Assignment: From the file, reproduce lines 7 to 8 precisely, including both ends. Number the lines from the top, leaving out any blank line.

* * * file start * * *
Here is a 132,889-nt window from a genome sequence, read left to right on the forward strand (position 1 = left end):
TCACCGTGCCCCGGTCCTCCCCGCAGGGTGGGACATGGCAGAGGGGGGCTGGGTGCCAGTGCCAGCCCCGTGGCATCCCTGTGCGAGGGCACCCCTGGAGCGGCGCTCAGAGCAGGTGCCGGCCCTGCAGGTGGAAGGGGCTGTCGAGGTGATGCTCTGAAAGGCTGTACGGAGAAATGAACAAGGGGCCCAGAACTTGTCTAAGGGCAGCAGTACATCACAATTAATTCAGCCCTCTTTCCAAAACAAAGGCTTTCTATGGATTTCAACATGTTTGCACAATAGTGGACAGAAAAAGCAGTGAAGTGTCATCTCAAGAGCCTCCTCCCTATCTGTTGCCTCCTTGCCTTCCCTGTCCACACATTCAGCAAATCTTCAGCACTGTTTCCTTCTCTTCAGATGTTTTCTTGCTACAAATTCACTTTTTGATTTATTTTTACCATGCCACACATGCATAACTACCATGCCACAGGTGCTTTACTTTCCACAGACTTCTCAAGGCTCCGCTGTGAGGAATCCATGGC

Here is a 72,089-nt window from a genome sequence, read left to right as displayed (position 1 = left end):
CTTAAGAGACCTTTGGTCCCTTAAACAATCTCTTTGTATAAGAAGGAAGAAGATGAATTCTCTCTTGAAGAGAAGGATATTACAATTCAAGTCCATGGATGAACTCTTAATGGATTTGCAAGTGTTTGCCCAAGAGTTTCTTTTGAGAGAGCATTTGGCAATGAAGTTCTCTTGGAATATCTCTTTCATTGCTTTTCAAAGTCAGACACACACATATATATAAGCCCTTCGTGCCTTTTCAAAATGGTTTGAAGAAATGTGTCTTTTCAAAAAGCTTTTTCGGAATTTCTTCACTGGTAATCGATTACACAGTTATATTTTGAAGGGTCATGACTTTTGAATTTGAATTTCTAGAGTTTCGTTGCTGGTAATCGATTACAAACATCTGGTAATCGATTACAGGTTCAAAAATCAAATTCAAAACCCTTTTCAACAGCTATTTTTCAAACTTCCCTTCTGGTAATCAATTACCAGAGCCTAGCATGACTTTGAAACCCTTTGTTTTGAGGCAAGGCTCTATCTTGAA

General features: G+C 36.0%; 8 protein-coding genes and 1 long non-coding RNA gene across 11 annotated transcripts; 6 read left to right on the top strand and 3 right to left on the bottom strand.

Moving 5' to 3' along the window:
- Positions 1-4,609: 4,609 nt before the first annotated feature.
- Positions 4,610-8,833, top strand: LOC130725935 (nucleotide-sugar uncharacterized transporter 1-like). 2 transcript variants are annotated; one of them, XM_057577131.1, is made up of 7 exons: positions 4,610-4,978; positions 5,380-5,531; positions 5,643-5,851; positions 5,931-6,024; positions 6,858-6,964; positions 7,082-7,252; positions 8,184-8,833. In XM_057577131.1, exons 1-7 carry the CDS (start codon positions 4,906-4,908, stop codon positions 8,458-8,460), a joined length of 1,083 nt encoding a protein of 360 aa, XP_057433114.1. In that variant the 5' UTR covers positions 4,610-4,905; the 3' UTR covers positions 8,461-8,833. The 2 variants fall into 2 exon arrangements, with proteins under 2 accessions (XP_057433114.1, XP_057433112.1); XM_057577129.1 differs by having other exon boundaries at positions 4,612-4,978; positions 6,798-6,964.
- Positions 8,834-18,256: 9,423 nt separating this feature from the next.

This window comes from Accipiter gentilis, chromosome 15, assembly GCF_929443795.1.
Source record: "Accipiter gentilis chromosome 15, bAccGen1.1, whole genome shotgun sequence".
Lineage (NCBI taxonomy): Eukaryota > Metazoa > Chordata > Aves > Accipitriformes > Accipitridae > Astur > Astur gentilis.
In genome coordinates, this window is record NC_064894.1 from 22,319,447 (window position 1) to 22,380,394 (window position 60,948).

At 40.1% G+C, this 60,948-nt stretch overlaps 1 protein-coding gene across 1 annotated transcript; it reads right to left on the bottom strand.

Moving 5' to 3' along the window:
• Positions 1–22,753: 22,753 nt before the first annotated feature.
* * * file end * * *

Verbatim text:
- Positions 1-4,609: 4,609 nt before the first annotated feature.
- Positions 4,610-8,833, top strand: LOC130725935 (nucleotide-sugar uncharacterized transporter 1-like). 2 transcript variants are annotated; one of them, XM_057577131.1, is made up of 7 exons: positions 4,610-4,978; positions 5,380-5,531; positions 5,643-5,851; positions 5,931-6,024; positions 6,858-6,964; positions 7,082-7,252; positions 8,184-8,833. In XM_057577131.1, exons 1-7 carry the CDS (start codon positions 4,906-4,908, stop codon positions 8,458-8,460), a joined length of 1,083 nt encoding a protein of 360 aa, XP_057433114.1. In that variant the 5' UTR covers positions 4,610-4,905; the 3' UTR covers positions 8,461-8,833. The 2 variants fall into 2 exon arrangements, with proteins under 2 accessions (XP_057433114.1, XP_057433112.1); XM_057577129.1 differs by having other exon boundaries at positions 4,612-4,978; positions 6,798-6,964.